TORONTO -- Josh Donaldson did not get the long-term deal he was hoping for -- at least not yet -- but a record setting arbitration settlement should come as a pretty good consolation prize.
Donaldson and the Blue Jays avoided arbitration on Friday morning by agreeing to a one-year deal worth $23 million (all figures in U.S. dollars). Toronto has yet to officially announce the signing but it was first reported by Sportsnet and has since been confirmed by The deal came just a couple of hours before Friday's 1 p.m. ET deadline for teams and players to exchange figures in preparation of the arbtration process.
The one-year deal surpasses the previous arbitration record, which was set in 2017 by Bryce Harper's $21.625 million contract.
Josh Donaldson agrees to a record $23M deal to avoid arbitration with Blue Jays
Donaldson previously expressed a desire to explore a long-term contract, but there have yet to be any indications the two sides ever got close. He remains eligible for free agency at the end of the year.
"It's a compliment that there are other teams who feel like their team would be better with me in it, and I tend to agree with them," Donaldson told MLB Network Friday morning when asked about the frequent trade rumors. "The fact of the matter is that I really enjoy where I'm at right now.
"I enjoy being a Toronto Blue Jay. I enjoy what we've been able to build in this organization. I could be okay if this is where I spend the rest of my career. I could also be okay if they decide to move on. Those aren't my decisions."
Toronto went through arbitration with Donaldson in 2015, and it's a process the club did not want to repeat. The Blue Jays will now avoid the awkward process of trying to argue in a hearing why Donaldson should be paid a lower amount and can instead shift their attention to their remaining offseason needs.
Donaldson is coming off a year in which he hit .270/.385/.559 with 33 home runs and 78 RBIS. He was one of the best players in baseball over the final two months, but prior to that, he suffered through a disappointing first half that included calf and hip issue. It was the first time in four years that he did not finish top 10 in voting for the American League MVP.
Toronto is considered a file-and-trial team when it comes to arbitration. Once salary figures are exchanged, then the club is adamant about taking the player through the process. That strategy is intended to putting some pressure on the player and his agent to sign a deal and avoid the potentially confrontational hearing. Exceptions to the rule are made for multiyear deals.
"I think almost every team is file-and-trial now," Donaldon said. "So once you file numbers, you're going to a trial unless a multiyear is done. With that said, there weren't a lot of teams who were that way [before]. Normally there was a filing process, and after the filing process, teams negotiated after that. I think it's just the way that the ownership in baseball is going. They understand arbitration and they understand how fickle the situation is. I think they're willing to let it ride on some players, when before that wasn't the case."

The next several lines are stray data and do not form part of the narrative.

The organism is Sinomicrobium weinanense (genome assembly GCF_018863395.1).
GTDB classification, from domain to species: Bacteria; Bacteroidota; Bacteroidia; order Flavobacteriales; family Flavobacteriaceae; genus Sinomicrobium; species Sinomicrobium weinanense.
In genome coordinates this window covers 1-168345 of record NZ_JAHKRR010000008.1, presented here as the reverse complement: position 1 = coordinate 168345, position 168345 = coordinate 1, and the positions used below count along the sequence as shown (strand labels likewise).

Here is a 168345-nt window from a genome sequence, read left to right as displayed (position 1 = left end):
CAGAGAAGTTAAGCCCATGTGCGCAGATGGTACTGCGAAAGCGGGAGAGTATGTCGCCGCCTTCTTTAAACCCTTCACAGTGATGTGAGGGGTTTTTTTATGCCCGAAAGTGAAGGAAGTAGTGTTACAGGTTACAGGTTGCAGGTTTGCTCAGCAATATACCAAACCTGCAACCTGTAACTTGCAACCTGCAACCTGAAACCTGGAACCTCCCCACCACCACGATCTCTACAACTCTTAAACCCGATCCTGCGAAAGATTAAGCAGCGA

Donaldson is expected to become one of the top free agents available at the end of the year. It's a crowded free-agent class, but it's also shaping up to be one of the best groups that baseball has seen in recent memory. Manny Machado, Bryce Harper, Clayton Kershaw, potentially David PriceAndrew Miller and Charlie Blackmon are poised to hit the market.
Earlier Friday, the Blue Jays agreed to terms with third outfielder Ezequiel Carrera and left-handed reliever Aaron Loup on contracts for the 2018 season to avoid arbitration.
Carrera, 30, batted .282/.356/.408 with eight homers and 10 steals in 131 games for Toronto last season while earning $1,162,500. He'll receive a bump in salary this year to $1.9 million (all figures in US dollars).
Loup, also 30, went 2-3 with a 3.75 ERA in 70 appearances for the Blue Jays in 2017. He'll earn $1,812,500 this season after making $1.125 million last year.
The Blue Jays have five arbitration-eligible players remaining, including Marcus StromanKevin PillarAaron SanchezRoberto Osuna and Devon Travis.
Friday at 1 p.m. ET is the deadline for arbitration-eligible players and their teams to exchange proposed salary figures for 2018. If teams do not end up settling with a player, they go to a hearing, in which a panel of arbitrators decides between the two competing figures.
Gregor Chisholm

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